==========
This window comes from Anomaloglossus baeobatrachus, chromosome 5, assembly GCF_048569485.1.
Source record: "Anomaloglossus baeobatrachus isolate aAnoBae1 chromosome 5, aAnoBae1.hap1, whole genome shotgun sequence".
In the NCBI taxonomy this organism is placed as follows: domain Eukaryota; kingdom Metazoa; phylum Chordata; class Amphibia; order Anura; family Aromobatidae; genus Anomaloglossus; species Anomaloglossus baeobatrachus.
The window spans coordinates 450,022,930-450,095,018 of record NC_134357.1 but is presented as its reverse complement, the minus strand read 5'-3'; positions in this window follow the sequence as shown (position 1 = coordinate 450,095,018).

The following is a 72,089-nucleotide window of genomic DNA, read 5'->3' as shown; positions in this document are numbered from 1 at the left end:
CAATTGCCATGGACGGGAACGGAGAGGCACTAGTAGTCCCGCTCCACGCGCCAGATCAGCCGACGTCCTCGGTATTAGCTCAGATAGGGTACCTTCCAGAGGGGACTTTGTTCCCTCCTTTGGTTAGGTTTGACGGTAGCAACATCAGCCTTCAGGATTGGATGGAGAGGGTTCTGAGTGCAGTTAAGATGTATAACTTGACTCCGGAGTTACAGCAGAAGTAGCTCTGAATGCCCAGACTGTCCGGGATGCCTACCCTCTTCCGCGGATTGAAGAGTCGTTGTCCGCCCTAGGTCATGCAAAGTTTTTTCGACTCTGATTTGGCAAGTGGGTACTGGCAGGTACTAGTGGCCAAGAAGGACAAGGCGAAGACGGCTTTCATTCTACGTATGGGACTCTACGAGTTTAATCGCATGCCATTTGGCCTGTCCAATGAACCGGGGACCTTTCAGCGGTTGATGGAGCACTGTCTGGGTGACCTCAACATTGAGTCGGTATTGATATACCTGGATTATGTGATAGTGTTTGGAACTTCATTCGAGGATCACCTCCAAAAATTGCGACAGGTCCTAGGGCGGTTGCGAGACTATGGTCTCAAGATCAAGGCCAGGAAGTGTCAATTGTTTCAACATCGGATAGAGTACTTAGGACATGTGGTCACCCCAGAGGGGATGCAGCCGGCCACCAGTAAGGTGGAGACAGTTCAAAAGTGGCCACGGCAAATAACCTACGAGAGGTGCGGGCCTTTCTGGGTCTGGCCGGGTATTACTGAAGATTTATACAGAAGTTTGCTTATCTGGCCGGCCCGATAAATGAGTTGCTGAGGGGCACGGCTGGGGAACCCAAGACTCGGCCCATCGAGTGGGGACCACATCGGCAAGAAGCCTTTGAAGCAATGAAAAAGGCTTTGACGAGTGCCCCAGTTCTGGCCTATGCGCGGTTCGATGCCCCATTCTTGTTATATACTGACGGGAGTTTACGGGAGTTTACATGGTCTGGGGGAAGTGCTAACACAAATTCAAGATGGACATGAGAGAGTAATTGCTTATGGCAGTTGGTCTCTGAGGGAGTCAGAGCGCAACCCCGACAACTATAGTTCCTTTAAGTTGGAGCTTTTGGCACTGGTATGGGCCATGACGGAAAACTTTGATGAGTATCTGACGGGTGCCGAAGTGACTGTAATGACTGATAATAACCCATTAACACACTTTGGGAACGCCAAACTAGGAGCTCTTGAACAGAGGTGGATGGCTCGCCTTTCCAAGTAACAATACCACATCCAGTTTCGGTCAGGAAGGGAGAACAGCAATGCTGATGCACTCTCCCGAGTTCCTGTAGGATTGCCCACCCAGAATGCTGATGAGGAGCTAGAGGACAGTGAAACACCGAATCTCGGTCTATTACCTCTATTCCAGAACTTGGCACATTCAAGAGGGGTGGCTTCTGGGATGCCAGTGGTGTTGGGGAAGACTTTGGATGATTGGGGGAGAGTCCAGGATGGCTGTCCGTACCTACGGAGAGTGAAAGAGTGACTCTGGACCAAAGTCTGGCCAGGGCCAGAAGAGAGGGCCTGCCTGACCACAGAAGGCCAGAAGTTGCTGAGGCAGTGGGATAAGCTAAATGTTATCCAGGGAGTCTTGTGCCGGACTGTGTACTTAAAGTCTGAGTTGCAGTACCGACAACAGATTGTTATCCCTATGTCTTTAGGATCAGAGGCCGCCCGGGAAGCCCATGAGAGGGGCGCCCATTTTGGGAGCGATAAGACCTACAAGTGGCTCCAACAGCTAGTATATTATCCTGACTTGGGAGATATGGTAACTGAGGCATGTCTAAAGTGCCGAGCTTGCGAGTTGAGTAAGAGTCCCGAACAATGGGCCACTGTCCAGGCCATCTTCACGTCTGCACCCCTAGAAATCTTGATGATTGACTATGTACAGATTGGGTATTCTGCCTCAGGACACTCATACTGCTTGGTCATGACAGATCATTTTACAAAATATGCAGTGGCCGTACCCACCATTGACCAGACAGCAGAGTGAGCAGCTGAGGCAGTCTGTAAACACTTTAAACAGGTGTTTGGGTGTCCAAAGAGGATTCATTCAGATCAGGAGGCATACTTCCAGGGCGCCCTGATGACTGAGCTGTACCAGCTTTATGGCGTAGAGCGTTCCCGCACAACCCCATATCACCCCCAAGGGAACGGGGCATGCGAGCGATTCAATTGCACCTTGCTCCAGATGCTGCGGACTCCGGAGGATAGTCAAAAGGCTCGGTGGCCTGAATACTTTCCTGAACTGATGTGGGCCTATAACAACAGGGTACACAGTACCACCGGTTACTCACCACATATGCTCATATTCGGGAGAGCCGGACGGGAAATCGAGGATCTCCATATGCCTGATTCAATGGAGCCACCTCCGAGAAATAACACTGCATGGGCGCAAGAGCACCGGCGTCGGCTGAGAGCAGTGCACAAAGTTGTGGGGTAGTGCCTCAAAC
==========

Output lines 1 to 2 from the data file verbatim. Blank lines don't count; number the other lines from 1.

This window comes from Anomaloglossus baeobatrachus, chromosome 5, assembly GCF_048569485.1.
Source record: "Anomaloglossus baeobatrachus isolate aAnoBae1 chromosome 5, aAnoBae1.hap1, whole genome shotgun sequence".